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                                                      NCDC Bill: The Hitler Attempt 

So it turns out, the bill drafted by Nigerian Centre of Disease Control (NCDC) is a fine replica (like Tweedledee and Tweedledum) of Singapore’s Infectious Diseases Act of 1977 under the the regime of a dictator – prime minister, Lee Kuan Yew.  Now you get the idea. 

They can’t even come up with their own  material. 

In the wake of a deadly virus ravaging the world we know, you would expect the NCDC to swing in to action come up with something soothing to aid us through this period,  but in reality they have come up with a  plagiarised and brutish piece of draft legislation that has set tongues wagging from different quarters of the country. 

With COVID-19 claiming a reasonable amount of  lives in  the country,  The Infectious Disease Act was supposed to provide a framework for the government for a better management of the disease. The Bill cramped up amid a deadly virus should have addressed  the challenges and the flat footed approaches the government has made towards curbing it,  but rather they launched an Adolf Hitler ambition. 

One clear fact about the bill is that it is not actually a bill but something else. It is not designed to save  Nigerian lives from the breakout of any infectious disease like it is supposed to . But rather  it is the Direction General of the Nigerian Centre for Disease Control (NCDC)  and  the Minister of Health’s Hail Mary attempt for unjustified power.

This Bill gives too much power to the Nigerian Centre for Disease Control (NCDC) in the management of of infectious diseases and pandemic in the country in ways that could infringe fundamental Human Rights of Nigeria. 

We are looking at a prospect of a forceful and mandatory vaccination which is crazy.  Nobody  has to be forced to take a vaccine.  There is no vaccination going on in China, USA, or the UK so where are these coming  from and what is the agenda behind it? 

Conspiracy theorists are eating this one up and the daggers are out for the House speaker, Femi Gbajabiamila.

The bill’s problematic feature becomes Clear in sections 15 which states in part that ” the Minister may,  for a purpose of preventing the spread or possible outbreak of an infectious disease,  by notification in the Gazette  declare any premises to be an isolation area. A person who leaves or attempt to leave or is suspected of having left an isolation area in contention  of an order under subsection (3) may be arrested without warrant by any police officer or any health officer authorized in writing in that behalf of the Director General. “

Did you  notice where it said “arrest without warrant”?  Bruhari had this kind of power in the 80’s. 

Other provision of the bill stipulates that: ” The Director General may,  subject to such conditions or restrictions as he thinks fit,  appoint any public officer,  officer of any statutory body;  or employee of a prescribed  institution,  to be a health officer for purpose of this Act.”

“The Director General may,  subject to such conditions or restrictions as he thinks fit,  delegate to any health officer or any of the powers conferred to him by this Act. Every medical practitioners who has reason to believe or suspect that any person attended or treated by him is suffering from any infectious disease or is a carrier of that disease shall notify the Director General within the prescribed time and in such form of manner as the Director General may require. “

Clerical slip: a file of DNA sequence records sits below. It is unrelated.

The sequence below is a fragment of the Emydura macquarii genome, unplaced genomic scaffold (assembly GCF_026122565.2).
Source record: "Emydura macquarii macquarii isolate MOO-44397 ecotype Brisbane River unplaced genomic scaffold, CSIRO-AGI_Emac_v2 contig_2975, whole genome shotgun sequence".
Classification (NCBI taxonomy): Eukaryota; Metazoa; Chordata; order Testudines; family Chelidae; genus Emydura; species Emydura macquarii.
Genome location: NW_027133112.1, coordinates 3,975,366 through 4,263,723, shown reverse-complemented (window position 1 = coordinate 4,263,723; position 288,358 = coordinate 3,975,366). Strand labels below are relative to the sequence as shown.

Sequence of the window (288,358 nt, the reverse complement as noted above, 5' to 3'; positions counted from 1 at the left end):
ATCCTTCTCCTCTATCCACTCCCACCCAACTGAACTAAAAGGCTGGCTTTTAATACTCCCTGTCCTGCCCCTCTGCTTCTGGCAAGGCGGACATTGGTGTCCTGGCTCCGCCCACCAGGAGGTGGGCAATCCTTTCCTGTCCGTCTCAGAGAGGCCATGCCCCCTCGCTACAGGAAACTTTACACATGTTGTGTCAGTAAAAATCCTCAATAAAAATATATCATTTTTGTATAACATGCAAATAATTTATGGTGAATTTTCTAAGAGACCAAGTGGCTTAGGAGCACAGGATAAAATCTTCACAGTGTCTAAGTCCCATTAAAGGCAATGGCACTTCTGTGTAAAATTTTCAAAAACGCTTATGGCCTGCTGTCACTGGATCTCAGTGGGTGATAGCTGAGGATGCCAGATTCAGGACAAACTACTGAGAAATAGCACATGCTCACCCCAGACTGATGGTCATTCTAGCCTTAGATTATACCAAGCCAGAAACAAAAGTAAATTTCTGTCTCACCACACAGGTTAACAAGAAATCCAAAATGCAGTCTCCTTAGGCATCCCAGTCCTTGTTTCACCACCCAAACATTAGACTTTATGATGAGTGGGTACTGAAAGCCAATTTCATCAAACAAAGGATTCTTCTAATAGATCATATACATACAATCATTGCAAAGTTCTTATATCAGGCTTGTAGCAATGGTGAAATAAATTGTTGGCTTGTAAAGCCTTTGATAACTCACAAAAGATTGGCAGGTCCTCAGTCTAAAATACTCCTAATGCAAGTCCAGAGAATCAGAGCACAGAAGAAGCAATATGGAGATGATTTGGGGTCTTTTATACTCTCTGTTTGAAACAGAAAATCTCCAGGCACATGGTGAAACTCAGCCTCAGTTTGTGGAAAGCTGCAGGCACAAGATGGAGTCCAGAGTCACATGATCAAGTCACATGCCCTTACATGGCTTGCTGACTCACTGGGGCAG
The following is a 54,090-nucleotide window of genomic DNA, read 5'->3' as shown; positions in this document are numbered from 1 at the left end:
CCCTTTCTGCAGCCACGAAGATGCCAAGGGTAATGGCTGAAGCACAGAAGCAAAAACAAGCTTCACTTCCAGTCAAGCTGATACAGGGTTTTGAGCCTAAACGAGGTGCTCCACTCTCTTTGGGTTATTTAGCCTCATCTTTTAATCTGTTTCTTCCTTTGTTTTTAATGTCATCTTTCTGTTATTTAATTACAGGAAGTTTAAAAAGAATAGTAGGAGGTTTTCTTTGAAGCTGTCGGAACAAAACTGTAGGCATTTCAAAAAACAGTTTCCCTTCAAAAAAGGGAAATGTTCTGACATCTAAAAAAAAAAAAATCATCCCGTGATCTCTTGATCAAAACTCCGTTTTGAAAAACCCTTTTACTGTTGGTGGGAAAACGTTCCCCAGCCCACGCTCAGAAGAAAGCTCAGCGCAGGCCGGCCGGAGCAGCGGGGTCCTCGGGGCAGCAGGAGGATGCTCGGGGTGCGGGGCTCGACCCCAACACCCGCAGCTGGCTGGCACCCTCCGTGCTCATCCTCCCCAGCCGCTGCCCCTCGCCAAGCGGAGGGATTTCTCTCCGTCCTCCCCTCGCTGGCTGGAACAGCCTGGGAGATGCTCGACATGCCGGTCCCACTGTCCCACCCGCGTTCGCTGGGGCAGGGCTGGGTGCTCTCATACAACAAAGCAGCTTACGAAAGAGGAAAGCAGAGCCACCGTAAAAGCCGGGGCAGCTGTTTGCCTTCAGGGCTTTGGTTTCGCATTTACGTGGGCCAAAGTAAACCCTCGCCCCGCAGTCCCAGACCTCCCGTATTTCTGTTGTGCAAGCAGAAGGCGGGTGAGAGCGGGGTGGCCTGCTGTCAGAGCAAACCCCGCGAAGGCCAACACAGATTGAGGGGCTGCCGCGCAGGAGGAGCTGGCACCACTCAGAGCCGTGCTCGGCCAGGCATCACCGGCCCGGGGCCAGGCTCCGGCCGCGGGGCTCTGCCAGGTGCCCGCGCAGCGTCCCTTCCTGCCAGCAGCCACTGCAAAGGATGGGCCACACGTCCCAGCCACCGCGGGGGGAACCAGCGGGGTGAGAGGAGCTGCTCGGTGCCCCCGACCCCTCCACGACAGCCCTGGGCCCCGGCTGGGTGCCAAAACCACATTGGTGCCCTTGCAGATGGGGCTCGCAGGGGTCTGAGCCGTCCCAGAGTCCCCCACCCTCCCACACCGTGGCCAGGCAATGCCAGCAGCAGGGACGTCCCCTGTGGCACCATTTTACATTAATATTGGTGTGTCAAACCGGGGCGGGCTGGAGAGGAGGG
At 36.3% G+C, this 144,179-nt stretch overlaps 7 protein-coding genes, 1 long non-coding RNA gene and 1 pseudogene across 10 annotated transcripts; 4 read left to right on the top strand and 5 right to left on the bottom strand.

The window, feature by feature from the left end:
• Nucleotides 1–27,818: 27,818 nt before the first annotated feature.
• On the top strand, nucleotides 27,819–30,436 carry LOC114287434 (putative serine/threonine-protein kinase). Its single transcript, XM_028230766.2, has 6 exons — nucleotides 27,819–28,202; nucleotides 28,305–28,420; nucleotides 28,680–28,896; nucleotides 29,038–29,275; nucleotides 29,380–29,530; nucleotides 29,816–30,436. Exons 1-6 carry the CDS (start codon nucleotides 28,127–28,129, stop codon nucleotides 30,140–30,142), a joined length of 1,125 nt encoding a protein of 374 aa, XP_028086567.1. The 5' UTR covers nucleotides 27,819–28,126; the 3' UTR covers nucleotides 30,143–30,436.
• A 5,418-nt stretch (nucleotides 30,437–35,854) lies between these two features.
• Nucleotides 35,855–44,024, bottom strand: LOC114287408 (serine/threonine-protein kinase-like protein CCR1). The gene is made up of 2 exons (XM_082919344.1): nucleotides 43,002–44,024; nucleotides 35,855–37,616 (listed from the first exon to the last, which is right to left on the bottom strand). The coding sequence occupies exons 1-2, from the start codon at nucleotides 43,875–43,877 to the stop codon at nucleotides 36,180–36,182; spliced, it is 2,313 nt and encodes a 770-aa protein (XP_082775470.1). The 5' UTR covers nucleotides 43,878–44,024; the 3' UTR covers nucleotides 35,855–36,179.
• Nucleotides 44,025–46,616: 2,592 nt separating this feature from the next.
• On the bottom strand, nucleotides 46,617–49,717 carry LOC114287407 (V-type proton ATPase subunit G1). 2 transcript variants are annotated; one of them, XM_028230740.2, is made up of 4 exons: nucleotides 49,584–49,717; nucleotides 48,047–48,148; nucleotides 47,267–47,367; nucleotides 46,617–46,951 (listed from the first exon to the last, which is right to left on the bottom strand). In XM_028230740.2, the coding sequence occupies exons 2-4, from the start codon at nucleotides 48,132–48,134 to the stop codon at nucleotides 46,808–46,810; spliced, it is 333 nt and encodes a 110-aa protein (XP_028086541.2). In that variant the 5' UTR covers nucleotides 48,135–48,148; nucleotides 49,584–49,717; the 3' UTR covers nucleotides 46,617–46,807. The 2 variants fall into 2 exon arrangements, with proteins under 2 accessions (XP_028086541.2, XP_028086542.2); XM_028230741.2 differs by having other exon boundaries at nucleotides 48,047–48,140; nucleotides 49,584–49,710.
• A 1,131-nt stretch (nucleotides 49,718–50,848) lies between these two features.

“The Director General  may order any person who,  or is suspected to be,  a case or carrier or contact of any infectious disease to be detained  and isolated in a hospital or other place for such period of time and subject to such conditions as the Director General may determine. “

 ” In an outbreak or a suspected outbreak of any infectious disease in any area of Nigeria,  the Director General may by order direct any person or class of persons not protected or vaccinated against  the disease to undergo vaccination or or other prophylaxis within  such period as may be specified in the order.”

I don’t know if you get the idea.  What this means is that the Director General of the Nigerian Centre for Disease Control (NCDC), an unelected bureaucrat and a non-political motivated individual will possess the power to make political decisions and call presidential shots.  How did that get in to a bill that is supposed to help Nigerians survive the pandemic outbreak. 

It gets better… 

Section 24 of the the bill states that police officers are empowered to “apprehend and take” anyone in any public location who is “suffering  from an infectious disease.”

What does that even  mean? 

Common cold,  cough, chicken pox, measles are all infectious disease.  And what qualifications do police officers have to dictate if someone has an infectious diseases? 

Section 71 gets even better than the previous.  It states that the DG and his enforcers in the police and paramilitary forces can never be held accountable for what they use these powers to do. The section reads: “No liability shall lie personally against the Director-General, any Health Officer, any Port Health Officer, any police officer or any authorized person who, acting in good faith and with reasonable care, does or omits to do anything in the execution or purported.

The Nigerian Infectious Diseases Control Bill flies across everything  a democratic state stands for and carefully treads on the Nigerian human right policy. 

But who cares care anyway..

Nigeria is run by a party who  plagiarized  a whole manifesto in the recent elect.  Will this this bill actually pose any kind of problem to them? 

Written by Ekechi Gerard 

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